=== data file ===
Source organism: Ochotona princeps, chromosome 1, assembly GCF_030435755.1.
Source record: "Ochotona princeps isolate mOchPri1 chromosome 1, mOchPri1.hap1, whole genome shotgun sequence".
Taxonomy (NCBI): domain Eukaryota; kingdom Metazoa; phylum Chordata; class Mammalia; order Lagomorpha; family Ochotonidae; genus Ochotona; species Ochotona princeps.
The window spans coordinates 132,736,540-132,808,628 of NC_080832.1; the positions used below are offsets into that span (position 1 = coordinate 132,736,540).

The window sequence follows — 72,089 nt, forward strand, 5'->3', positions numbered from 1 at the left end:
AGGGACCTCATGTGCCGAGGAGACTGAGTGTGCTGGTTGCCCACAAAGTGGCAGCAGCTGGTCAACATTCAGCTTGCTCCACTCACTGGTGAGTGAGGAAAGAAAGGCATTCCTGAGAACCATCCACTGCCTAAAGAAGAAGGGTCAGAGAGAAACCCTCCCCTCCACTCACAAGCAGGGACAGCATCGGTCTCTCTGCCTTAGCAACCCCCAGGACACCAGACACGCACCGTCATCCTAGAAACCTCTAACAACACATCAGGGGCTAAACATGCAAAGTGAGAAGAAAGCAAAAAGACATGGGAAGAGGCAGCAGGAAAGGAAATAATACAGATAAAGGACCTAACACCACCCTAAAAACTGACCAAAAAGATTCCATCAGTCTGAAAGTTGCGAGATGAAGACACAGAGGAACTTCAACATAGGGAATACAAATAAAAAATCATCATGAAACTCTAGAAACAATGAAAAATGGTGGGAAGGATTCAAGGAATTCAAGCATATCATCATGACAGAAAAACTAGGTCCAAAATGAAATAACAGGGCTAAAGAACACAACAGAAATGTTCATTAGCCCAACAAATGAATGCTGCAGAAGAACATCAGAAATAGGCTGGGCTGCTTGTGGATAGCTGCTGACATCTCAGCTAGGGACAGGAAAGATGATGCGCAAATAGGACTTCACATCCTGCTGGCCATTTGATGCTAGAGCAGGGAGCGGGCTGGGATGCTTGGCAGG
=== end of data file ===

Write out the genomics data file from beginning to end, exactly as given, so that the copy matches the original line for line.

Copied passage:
Source organism: Ochotona princeps, chromosome 1, assembly GCF_030435755.1.
Source record: "Ochotona princeps isolate mOchPri1 chromosome 1, mOchPri1.hap1, whole genome shotgun sequence".
Taxonomy (NCBI): domain Eukaryota; kingdom Metazoa; phylum Chordata; class Mammalia; order Lagomorpha; family Ochotonidae; genus Ochotona; species Ochotona princeps.
The window spans coordinates 132,736,540-132,808,628 of NC_080832.1; the positions used below are offsets into that span (position 1 = coordinate 132,736,540).

The window sequence follows — 72,089 nt, forward strand, 5'->3', positions numbered from 1 at the left end:
AGGGACCTCATGTGCCGAGGAGACTGAGTGTGCTGGTTGCCCACAAAGTGGCAGCAGCTGGTCAACATTCAGCTTGCTCCACTCACTGGTGAGTGAGGAAAGAAAGGCATTCCTGAGAACCATCCACTGCCTAAAGAAGAAGGGTCAGAGAGAAACCCTCCCCTCCACTCACAAGCAGGGACAGCATCGGTCTCTCTGCCTTAGCAACCCCCAGGACACCAGACACGCACCGTCATCCTAGAAACCTCTAACAACACATCAGGGGCTAAACATGCAAAGTGAGAAGAAAGCAAAAAGACATGGGAAGAGGCAGCAGGAAAGGAAATAATACAGATAAAGGACCTAACACCACCCTAAAAACTGACCAAAAAGATTCCATCAGTCTGAAAGTTGCGAGATGAAGACACAGAGGAACTTCAACATAGGGAATACAAATAAAAAATCATCATGAAACTCTAGAAACAATGAAAAATGGTGGGAAGGATTCAAGGAATTCAAGCATATCATCATGACAGAAAAACTAGGTCCAAAATGAAATAACAGGGCTAAAGAACACAACAGAAATGTTCATTAGCCCAACAAATGAATGCTGCAGAAGAACATCAGAAATAGGCTGGGCTGCTTGTGGATAGCTGCTGACATCTCAGCTAGGGACAGGAAAGATGATGCGCAAATAGGACTTCACATCCTGCTGGCCATTTGATGCTAGAGCAGGGAGCGGGCTGGGATGCTTGGCAGG